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Bug #31842 date('r') & gmdate('r') incorrect when used with header('Last-Modified:')
Submitted: 2005-02-04 10:44 UTC Modified: 2005-02-04 14:09 UTC
From: ceefour at gauldong dot net Assigned:
Status: Closed Package: Date/time related
PHP Version: 4.3.10 OS: Apache/1.3.33 (Unix) mod_ssl/2.8
Private report: No CVE-ID: None
 [2005-02-04 10:44 UTC] ceefour at gauldong dot net
date('r') and gmdate('r') outputs a formatted date/time string that is incompatible with header('Last-Modified'). I guess this is caused by incompatibility between the specs (HTTP/1.1, RFC 2616) and the format outputted by date('r')/gmdate('r'), which is in RFC 2822.

RFC 2616 and RFC 2822 uses VERY similar date format except for the fact RFC 2822 allows the day to be one digit while RFC 2616 doesn't (actually it does allow it but using a wholely different format).

I was sure that this is not a bug in the Apache 1.3.33 web server, since it should accept any "funny" Last-Modified header outputted by any CGI program or module including PHP.

When a date format in header('Last-Modified') is invalid, the actual header sent would be:

Last-Modified: Thu, 01 Jan 1970 00:00:00 GMT

which is definitely NOT what we want. The page will always be cached by the browser and never updated, since it's assumed to never have modified.

My proposal for the resolution for this bug are BOTH of below:
1. Change the output of date('r')/gmdate('r') to be identical to date("D, d M Y H:i:s O"), which is conformant to both RFC 2822 and RFC 2616, and in addition accepted by header('Last-Modified'), and any web server out there which is too strictly RFC 2616 compliant and not RFC 2822 compliant (they aren't required to, but I think it's better to stay on the safe side).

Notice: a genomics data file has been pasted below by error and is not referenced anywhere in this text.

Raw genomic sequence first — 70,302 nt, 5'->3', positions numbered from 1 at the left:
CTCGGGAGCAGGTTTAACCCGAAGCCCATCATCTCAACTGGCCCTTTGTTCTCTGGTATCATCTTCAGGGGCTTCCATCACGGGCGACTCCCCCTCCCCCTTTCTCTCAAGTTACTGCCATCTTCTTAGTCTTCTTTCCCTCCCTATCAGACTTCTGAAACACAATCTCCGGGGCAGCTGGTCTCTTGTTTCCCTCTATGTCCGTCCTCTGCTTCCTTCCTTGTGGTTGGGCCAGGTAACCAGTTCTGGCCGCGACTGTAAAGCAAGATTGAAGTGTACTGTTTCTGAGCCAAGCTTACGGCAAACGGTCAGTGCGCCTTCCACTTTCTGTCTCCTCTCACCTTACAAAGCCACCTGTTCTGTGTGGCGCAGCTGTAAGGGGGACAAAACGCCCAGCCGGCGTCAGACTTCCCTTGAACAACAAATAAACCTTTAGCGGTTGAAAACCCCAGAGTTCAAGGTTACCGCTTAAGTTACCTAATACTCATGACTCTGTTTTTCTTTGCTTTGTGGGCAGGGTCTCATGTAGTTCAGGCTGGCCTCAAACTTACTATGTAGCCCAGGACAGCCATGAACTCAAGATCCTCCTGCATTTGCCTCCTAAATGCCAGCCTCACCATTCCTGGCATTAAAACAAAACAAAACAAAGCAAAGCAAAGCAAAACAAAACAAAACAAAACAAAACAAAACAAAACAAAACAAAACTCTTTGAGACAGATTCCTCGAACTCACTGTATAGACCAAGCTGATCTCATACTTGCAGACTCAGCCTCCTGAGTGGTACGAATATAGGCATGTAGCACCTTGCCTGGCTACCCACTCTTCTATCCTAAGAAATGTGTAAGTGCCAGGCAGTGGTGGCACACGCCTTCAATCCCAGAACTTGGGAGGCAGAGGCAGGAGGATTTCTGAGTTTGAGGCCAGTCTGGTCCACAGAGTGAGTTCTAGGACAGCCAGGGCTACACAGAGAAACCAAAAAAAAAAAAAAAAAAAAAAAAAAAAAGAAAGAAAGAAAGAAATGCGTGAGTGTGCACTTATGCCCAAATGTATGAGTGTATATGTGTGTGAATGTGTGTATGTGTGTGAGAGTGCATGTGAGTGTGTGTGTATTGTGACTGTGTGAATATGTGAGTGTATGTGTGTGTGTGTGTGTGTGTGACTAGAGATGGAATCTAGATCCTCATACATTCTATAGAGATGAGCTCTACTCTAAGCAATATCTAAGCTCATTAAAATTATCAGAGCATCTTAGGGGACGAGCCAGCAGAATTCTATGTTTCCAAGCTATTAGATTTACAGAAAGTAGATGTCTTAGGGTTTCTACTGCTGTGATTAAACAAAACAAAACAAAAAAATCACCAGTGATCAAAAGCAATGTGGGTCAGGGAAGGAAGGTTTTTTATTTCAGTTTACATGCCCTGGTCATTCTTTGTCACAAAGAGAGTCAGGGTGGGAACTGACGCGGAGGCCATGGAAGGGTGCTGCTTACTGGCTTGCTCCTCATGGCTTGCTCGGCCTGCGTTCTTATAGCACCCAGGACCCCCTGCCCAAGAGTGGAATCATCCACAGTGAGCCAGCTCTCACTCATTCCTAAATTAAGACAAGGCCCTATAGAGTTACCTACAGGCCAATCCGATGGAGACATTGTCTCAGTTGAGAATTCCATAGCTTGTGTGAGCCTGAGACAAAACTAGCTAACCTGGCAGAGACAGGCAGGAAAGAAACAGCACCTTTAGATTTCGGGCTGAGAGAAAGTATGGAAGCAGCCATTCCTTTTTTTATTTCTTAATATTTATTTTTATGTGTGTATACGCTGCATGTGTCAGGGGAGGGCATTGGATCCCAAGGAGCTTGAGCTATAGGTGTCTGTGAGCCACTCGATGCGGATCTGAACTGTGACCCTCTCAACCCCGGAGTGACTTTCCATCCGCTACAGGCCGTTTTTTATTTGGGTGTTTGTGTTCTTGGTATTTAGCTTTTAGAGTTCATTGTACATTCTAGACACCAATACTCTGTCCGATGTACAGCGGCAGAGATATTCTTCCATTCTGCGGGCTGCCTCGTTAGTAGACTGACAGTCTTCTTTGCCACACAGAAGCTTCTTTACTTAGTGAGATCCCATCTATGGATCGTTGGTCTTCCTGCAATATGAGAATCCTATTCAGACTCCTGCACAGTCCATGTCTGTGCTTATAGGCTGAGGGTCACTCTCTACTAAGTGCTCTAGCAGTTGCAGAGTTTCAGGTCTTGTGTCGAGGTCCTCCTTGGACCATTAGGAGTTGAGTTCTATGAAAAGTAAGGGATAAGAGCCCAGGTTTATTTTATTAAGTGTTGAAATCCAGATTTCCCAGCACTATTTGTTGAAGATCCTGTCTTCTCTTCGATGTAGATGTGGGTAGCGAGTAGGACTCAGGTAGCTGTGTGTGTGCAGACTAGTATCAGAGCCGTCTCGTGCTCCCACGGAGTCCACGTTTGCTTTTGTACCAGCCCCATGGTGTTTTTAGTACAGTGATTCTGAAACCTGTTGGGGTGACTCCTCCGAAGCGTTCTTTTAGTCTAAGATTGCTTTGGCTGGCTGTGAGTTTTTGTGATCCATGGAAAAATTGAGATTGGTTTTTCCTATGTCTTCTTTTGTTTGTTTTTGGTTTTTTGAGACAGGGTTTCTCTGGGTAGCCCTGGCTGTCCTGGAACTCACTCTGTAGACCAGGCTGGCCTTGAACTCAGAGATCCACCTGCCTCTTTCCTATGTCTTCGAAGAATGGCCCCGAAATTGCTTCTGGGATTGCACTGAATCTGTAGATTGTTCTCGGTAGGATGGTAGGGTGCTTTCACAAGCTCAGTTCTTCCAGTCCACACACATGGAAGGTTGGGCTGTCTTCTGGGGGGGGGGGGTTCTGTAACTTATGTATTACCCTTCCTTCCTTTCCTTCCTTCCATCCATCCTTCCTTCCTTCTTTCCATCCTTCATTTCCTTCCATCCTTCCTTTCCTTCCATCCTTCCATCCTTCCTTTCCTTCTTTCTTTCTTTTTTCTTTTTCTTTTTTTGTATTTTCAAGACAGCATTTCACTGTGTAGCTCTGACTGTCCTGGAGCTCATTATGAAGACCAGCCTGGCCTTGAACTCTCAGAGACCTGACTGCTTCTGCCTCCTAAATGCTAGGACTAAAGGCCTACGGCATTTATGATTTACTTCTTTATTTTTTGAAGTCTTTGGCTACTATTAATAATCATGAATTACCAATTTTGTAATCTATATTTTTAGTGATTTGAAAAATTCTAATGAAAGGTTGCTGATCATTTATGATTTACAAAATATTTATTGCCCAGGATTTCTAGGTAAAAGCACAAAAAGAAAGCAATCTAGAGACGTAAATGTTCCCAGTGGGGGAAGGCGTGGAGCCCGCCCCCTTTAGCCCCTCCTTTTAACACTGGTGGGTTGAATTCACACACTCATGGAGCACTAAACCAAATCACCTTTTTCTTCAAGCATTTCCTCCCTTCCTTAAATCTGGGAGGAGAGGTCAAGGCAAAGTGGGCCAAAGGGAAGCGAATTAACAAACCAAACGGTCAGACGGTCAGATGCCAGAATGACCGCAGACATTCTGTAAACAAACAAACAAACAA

2. Change behavior of header('Last-Modified') so it accepts any input. Or in case of invalid input it defaults of NOT outputting the Last-Modified header at all, or use the current system time in the local time (formatted as point number 1 above).

Anyway, I'm expecting a "date('r') is compliant with RFC 2822, so its behavior shouldn't be changed" response to this bug report. Yes, actually it is. But the use for this is common for outputting RFC 2616 dates (since they look VERY similar, the difference is very subtle yet fatal!)

Im my opinion, we should strive more for broadest compatibility rather than strict conformance to a particularly stated formal standard. My proposed change in behavior above, IMHO, does not change date('r')'s conformance to RFC 2822 (since RFC 2822 accepts 2-digit days anyway, no matter whether the day actually only needs 1 digit).

Reproduce code:

Expected result:
Fri, 04 Feb 2005 08:55:05 +0000

Actual result:
Fri,  4 Feb 2005 08:55:05 +0000


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 [2005-02-04 14:09 UTC]
This bug has been fixed in CVS.

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